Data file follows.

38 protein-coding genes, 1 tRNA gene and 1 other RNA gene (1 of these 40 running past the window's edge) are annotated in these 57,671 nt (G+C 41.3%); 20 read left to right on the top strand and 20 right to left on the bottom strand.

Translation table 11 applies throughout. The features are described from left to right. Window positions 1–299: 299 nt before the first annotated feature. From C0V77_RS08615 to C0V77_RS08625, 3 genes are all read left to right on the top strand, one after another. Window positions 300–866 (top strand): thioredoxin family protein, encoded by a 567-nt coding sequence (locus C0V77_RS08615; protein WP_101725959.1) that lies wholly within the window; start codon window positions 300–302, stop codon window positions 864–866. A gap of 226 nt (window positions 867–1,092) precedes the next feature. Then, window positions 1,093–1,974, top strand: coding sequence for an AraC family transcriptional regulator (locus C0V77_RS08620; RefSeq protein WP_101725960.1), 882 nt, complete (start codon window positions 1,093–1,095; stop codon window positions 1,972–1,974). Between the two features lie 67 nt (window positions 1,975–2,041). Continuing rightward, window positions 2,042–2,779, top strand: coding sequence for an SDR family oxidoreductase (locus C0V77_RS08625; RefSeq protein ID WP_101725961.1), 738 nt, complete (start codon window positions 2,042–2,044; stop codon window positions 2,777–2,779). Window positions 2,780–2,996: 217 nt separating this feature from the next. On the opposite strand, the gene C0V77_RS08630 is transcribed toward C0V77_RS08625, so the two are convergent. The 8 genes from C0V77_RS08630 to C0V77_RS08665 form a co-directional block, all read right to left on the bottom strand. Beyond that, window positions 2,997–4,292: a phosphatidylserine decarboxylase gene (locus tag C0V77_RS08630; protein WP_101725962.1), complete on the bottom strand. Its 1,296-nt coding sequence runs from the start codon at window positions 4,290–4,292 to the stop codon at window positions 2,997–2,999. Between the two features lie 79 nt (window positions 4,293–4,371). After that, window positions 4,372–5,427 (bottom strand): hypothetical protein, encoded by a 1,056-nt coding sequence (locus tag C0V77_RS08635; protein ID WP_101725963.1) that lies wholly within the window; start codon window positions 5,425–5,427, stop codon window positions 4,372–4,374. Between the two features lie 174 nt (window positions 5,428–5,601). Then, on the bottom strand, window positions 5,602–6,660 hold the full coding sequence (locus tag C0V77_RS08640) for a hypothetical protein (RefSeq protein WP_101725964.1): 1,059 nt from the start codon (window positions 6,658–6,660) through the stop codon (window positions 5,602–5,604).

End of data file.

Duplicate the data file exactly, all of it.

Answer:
38 protein-coding genes, 1 tRNA gene and 1 other RNA gene (1 of these 40 running past the window's edge) are annotated in these 57,671 nt (G+C 41.3%); 20 read left to right on the top strand and 20 right to left on the bottom strand.

Translation table 11 applies throughout. The features are described from left to right. Window positions 1–299: 299 nt before the first annotated feature. From C0V77_RS08615 to C0V77_RS08625, 3 genes are all read left to right on the top strand, one after another. Window positions 300–866 (top strand): thioredoxin family protein, encoded by a 567-nt coding sequence (locus C0V77_RS08615; protein WP_101725959.1) that lies wholly within the window; start codon window positions 300–302, stop codon window positions 864–866. A gap of 226 nt (window positions 867–1,092) precedes the next feature. Then, window positions 1,093–1,974, top strand: coding sequence for an AraC family transcriptional regulator (locus C0V77_RS08620; RefSeq protein WP_101725960.1), 882 nt, complete (start codon window positions 1,093–1,095; stop codon window positions 1,972–1,974). Between the two features lie 67 nt (window positions 1,975–2,041). Continuing rightward, window positions 2,042–2,779, top strand: coding sequence for an SDR family oxidoreductase (locus C0V77_RS08625; RefSeq protein ID WP_101725961.1), 738 nt, complete (start codon window positions 2,042–2,044; stop codon window positions 2,777–2,779). Window positions 2,780–2,996: 217 nt separating this feature from the next. On the opposite strand, the gene C0V77_RS08630 is transcribed toward C0V77_RS08625, so the two are convergent. The 8 genes from C0V77_RS08630 to C0V77_RS08665 form a co-directional block, all read right to left on the bottom strand. Beyond that, window positions 2,997–4,292: a phosphatidylserine decarboxylase gene (locus tag C0V77_RS08630; protein WP_101725962.1), complete on the bottom strand. Its 1,296-nt coding sequence runs from the start codon at window positions 4,290–4,292 to the stop codon at window positions 2,997–2,999. Between the two features lie 79 nt (window positions 4,293–4,371). After that, window positions 4,372–5,427 (bottom strand): hypothetical protein, encoded by a 1,056-nt coding sequence (locus tag C0V77_RS08635; protein ID WP_101725963.1) that lies wholly within the window; start codon window positions 5,425–5,427, stop codon window positions 4,372–4,374. Between the two features lie 174 nt (window positions 5,428–5,601). Then, on the bottom strand, window positions 5,602–6,660 hold the full coding sequence (locus tag C0V77_RS08640) for a hypothetical protein (RefSeq protein WP_101725964.1): 1,059 nt from the start codon (window positions 6,658–6,660) through the stop codon (window positions 5,602–5,604).